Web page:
4x20mm Cannons
6x0.5" MGs
Source: Luftwaffe Fighter Aces, by Mike Spick (c) 1996

He-162A-2 & Gloster Meteor FMk.III Comparison

 
He-162A-2
Gloster Meteor FMk. III
Max Speed Sea Level
491mph*
486mph
Max Speed
521mph (19,690')**
493 mph (30,000')
Initial Rate of Climb
3,780 '/min
3,980 '/min
Service Ceiling
39,400 '
46,000 '
Range
606 miles
504 miles
* At maximum thrust for 30 seconds - 553 mph ** At maximum thrust for 30 seconds - 562 mph SOURCES: He-162A-2 - Warplanes of the Third Reich, by William Green (c) 1970. Gloster Meteor FMk. III - History of War (www.historyofwar.org)

Possibilities

In his book, The First and The Last, Generalleutnant Adolf Galland called the He-162 a step backward compared to the Me-262. The brochure performance gives the He-162 some advantages over the Me-262. Its top speed was 20 miles per hour slower than the Me-262 the He-162 had a dash capability that could make it fly faster than the Me-262 for up to 30 seconds. The Salamander was more maneuverable but the bonding problems made taking advantage of this maneuverability risky. It had a significantly better rate of climb than the Me-262. He-162s had a range almost 100 miles greater than the Me-262s. The two 20 millimeter cannons were adequate against fighters but not against heavy bombers. It took an average of 20-25 hits from 20 millimeter cannons to bring down a heavy bomber. The Germans had been developing an air-air rocket system for the He-162.

In the autumn of 1944 there was no aircraft Germany could develop and deploy in sufficient numbers to seriously challenge Allied air superiority. As part of a hypothetical air force in sufficient numbers and with competent pilots it would have been a formidable adversary to a piston engine air force. How many He-162 it would take to combat a 1,200 heavy bomber force with 700 escorting fighters? How would it be as part of a high-low mix with the He-162’s dealing with the opposing fighters while the more heavily armed Me-262s attack the bombers? These are questions for game simulators.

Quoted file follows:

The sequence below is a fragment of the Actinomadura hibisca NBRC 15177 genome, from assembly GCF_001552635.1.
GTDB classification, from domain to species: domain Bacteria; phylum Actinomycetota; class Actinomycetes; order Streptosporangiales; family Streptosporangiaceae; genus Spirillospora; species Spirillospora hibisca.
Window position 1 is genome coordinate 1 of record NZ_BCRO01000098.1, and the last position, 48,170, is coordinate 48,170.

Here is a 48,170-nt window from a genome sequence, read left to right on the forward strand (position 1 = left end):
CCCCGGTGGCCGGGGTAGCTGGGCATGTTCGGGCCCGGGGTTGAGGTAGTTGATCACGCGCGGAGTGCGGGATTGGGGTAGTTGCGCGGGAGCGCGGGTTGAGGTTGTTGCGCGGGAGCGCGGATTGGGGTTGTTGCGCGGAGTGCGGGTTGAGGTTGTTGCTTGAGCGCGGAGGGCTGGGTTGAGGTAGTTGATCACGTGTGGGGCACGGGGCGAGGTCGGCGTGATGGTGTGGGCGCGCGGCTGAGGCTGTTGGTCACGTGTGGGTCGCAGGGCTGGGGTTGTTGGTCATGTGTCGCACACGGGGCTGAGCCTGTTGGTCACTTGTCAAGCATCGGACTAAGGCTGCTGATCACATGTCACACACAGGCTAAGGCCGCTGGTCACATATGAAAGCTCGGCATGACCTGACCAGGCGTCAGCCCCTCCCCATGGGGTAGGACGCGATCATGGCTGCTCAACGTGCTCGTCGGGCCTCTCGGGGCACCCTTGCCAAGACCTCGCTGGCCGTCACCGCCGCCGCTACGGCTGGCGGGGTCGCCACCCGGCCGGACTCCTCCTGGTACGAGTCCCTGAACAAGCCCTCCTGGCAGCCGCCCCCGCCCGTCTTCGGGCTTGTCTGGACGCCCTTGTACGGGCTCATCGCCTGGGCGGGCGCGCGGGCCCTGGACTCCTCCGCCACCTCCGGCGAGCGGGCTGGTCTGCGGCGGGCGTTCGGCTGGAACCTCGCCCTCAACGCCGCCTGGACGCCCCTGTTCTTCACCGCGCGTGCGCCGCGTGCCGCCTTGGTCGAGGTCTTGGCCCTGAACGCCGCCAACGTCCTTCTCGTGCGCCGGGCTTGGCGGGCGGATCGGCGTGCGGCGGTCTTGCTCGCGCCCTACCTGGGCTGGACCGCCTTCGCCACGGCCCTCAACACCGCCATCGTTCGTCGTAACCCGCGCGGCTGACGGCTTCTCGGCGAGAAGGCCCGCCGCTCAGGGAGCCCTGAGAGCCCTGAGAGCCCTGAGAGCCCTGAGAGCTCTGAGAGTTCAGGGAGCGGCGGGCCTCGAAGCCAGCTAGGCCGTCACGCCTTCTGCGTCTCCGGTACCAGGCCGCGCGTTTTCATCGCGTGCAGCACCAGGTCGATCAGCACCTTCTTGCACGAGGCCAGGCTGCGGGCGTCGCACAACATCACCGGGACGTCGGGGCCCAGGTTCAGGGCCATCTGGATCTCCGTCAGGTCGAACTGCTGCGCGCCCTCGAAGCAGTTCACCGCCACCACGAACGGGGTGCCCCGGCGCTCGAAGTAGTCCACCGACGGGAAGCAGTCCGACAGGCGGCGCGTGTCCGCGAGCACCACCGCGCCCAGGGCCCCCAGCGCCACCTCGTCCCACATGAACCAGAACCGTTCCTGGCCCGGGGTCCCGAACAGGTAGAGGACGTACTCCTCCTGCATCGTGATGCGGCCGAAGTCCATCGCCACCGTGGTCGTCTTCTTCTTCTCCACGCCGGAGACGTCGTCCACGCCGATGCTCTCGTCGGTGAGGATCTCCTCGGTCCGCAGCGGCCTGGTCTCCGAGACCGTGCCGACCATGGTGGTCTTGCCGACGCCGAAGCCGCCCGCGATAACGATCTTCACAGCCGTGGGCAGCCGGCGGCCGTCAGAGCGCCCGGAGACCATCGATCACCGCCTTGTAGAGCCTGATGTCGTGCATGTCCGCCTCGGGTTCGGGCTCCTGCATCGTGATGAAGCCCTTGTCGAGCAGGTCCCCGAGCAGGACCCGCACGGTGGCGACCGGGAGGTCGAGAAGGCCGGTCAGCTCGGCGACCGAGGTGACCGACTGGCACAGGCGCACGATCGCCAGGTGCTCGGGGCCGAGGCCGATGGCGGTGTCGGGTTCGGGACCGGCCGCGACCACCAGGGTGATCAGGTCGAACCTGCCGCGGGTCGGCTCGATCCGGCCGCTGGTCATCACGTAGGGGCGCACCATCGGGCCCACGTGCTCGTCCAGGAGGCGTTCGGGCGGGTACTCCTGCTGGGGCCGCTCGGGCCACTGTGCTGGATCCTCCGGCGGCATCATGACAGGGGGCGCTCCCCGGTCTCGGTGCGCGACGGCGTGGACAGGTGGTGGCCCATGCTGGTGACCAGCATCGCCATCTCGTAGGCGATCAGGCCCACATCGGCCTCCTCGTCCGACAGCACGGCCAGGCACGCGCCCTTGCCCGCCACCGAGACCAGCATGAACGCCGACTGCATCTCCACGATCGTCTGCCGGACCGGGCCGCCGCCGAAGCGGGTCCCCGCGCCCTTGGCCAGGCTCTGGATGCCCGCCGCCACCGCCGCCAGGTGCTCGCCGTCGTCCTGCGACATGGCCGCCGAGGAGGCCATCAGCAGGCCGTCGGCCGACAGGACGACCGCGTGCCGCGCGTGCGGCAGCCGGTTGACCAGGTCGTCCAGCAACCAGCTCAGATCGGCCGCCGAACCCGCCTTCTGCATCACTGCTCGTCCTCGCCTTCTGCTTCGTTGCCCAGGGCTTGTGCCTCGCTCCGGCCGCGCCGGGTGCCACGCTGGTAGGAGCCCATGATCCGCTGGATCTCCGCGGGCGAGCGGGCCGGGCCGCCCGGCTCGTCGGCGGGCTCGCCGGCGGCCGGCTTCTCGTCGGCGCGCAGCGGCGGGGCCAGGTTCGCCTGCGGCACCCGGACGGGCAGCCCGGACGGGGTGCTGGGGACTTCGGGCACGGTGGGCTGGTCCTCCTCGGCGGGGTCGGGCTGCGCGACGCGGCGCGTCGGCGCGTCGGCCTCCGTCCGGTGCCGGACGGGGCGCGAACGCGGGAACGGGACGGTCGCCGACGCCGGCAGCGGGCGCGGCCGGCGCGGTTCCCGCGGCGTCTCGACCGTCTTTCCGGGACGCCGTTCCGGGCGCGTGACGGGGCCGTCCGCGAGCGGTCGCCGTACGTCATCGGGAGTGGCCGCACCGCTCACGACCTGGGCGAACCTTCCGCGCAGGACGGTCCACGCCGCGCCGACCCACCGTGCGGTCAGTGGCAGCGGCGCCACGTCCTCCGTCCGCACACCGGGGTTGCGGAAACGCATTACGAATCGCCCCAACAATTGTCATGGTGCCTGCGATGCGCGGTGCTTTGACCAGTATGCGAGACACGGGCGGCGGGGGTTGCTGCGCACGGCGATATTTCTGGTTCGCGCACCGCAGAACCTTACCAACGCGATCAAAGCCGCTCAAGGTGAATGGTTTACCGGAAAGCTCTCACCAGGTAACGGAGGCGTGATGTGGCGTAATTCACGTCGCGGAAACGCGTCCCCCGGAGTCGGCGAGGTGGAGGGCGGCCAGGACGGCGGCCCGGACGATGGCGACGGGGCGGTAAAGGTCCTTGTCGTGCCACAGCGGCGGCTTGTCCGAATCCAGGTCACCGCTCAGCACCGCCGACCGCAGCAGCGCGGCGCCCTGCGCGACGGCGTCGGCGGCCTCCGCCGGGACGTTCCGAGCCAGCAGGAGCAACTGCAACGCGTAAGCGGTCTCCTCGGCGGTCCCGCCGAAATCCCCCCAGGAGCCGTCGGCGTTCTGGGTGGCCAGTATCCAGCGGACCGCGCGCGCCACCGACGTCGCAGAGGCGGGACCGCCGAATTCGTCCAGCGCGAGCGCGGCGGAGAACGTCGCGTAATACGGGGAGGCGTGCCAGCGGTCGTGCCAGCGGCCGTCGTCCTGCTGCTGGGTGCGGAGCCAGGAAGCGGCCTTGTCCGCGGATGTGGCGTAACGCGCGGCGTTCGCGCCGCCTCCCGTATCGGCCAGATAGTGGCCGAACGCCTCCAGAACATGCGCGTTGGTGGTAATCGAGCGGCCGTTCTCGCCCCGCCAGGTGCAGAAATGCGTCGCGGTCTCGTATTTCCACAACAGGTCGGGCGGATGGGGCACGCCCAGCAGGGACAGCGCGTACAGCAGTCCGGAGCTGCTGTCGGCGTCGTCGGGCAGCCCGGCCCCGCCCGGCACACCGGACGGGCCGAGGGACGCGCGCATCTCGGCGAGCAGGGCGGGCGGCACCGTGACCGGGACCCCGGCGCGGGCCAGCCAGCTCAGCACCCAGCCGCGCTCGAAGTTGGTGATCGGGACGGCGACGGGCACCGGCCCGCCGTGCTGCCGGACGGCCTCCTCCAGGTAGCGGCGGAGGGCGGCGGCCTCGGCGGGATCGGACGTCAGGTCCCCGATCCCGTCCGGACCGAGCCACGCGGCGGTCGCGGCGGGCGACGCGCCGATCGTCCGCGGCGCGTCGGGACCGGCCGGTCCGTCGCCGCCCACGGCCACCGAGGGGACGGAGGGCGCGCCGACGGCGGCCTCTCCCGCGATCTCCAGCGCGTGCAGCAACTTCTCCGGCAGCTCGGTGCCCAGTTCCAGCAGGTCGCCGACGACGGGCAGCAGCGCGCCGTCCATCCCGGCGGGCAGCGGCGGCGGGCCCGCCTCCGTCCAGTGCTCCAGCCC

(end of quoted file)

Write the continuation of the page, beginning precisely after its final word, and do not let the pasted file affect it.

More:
© 2014 Robert Sacchi

Comments

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    • Robert Sacchi profile imageAUTHOR

      Robert Sacchi 

      6 weeks ago

      I see where you would want that feeling. Does you wife object because she doesn't want to waste money on expensive toys or because she doesn't want you breaking your neck and bones.

    • GetitScene profile image

      Dale Anderson 

      6 weeks ago from The High Seas

      Every time I hear about someone's passion for planes and flying in general I get a fire in my belly to own an ultralight. I have been pestering the wife for years but she isn't budging. She says I can't have an ultralight or a motorcycle. But if I had to choose, I'd pick the ultralight. Probably comes from my obsession with world war 1 flying aces I suspect.